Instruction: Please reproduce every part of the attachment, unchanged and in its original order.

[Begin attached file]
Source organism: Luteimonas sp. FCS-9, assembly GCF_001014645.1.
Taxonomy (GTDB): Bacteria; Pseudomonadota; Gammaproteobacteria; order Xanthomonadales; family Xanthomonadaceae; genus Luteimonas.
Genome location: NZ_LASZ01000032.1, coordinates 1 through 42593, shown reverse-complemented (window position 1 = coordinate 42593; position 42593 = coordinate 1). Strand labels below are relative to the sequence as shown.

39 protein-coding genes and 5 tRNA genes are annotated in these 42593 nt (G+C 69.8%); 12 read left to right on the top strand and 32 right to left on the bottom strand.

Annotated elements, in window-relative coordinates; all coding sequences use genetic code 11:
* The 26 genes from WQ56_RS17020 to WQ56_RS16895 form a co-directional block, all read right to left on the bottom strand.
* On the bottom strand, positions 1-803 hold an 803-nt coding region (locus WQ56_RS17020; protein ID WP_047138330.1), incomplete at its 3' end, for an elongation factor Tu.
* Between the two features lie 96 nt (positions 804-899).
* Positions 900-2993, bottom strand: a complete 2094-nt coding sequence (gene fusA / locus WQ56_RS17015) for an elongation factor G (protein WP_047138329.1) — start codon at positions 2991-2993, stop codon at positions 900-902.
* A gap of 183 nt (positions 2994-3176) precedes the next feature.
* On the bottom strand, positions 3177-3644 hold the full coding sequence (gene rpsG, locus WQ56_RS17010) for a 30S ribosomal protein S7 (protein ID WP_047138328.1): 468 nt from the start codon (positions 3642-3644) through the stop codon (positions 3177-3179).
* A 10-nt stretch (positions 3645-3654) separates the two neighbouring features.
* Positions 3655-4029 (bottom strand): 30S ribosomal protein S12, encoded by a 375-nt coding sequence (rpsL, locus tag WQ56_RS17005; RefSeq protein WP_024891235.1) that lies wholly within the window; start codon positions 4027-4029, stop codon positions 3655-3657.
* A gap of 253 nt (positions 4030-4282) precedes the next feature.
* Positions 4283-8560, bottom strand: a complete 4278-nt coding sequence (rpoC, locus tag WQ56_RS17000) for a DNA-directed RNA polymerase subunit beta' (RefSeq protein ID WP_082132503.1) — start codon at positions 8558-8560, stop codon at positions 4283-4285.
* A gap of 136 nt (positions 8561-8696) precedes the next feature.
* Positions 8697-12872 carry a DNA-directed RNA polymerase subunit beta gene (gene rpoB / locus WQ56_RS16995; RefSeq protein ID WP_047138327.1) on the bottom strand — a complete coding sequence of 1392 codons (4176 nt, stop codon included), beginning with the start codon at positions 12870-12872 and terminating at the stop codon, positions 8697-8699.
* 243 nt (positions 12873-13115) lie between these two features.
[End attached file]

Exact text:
Source organism: Luteimonas sp. FCS-9, assembly GCF_001014645.1.
Taxonomy (GTDB): Bacteria; Pseudomonadota; Gammaproteobacteria; order Xanthomonadales; family Xanthomonadaceae; genus Luteimonas.
Genome location: NZ_LASZ01000032.1, coordinates 1 through 42593, shown reverse-complemented (window position 1 = coordinate 42593; position 42593 = coordinate 1). Strand labels below are relative to the sequence as shown.

39 protein-coding genes and 5 tRNA genes are annotated in these 42593 nt (G+C 69.8%); 12 read left to right on the top strand and 32 right to left on the bottom strand.

Annotated elements, in window-relative coordinates; all coding sequences use genetic code 11:
* The 26 genes from WQ56_RS17020 to WQ56_RS16895 form a co-directional block, all read right to left on the bottom strand.
* On the bottom strand, positions 1-803 hold an 803-nt coding region (locus WQ56_RS17020; protein ID WP_047138330.1), incomplete at its 3' end, for an elongation factor Tu.
* Between the two features lie 96 nt (positions 804-899).
* Positions 900-2993, bottom strand: a complete 2094-nt coding sequence (gene fusA / locus WQ56_RS17015) for an elongation factor G (protein WP_047138329.1) — start codon at positions 2991-2993, stop codon at positions 900-902.
* A gap of 183 nt (positions 2994-3176) precedes the next feature.
* On the bottom strand, positions 3177-3644 hold the full coding sequence (gene rpsG, locus WQ56_RS17010) for a 30S ribosomal protein S7 (protein ID WP_047138328.1): 468 nt from the start codon (positions 3642-3644) through the stop codon (positions 3177-3179).
* A 10-nt stretch (positions 3645-3654) separates the two neighbouring features.
* Positions 3655-4029 (bottom strand): 30S ribosomal protein S12, encoded by a 375-nt coding sequence (rpsL, locus tag WQ56_RS17005; RefSeq protein WP_024891235.1) that lies wholly within the window; start codon positions 4027-4029, stop codon positions 3655-3657.
* A gap of 253 nt (positions 4030-4282) precedes the next feature.
* Positions 4283-8560, bottom strand: a complete 4278-nt coding sequence (rpoC, locus tag WQ56_RS17000) for a DNA-directed RNA polymerase subunit beta' (RefSeq protein ID WP_082132503.1) — start codon at positions 8558-8560, stop codon at positions 4283-4285.
* A gap of 136 nt (positions 8561-8696) precedes the next feature.
* Positions 8697-12872 carry a DNA-directed RNA polymerase subunit beta gene (gene rpoB / locus WQ56_RS16995; RefSeq protein ID WP_047138327.1) on the bottom strand — a complete coding sequence of 1392 codons (4176 nt, stop codon included), beginning with the start codon at positions 12870-12872 and terminating at the stop codon, positions 8697-8699.
* 243 nt (positions 12873-13115) lie between these two features.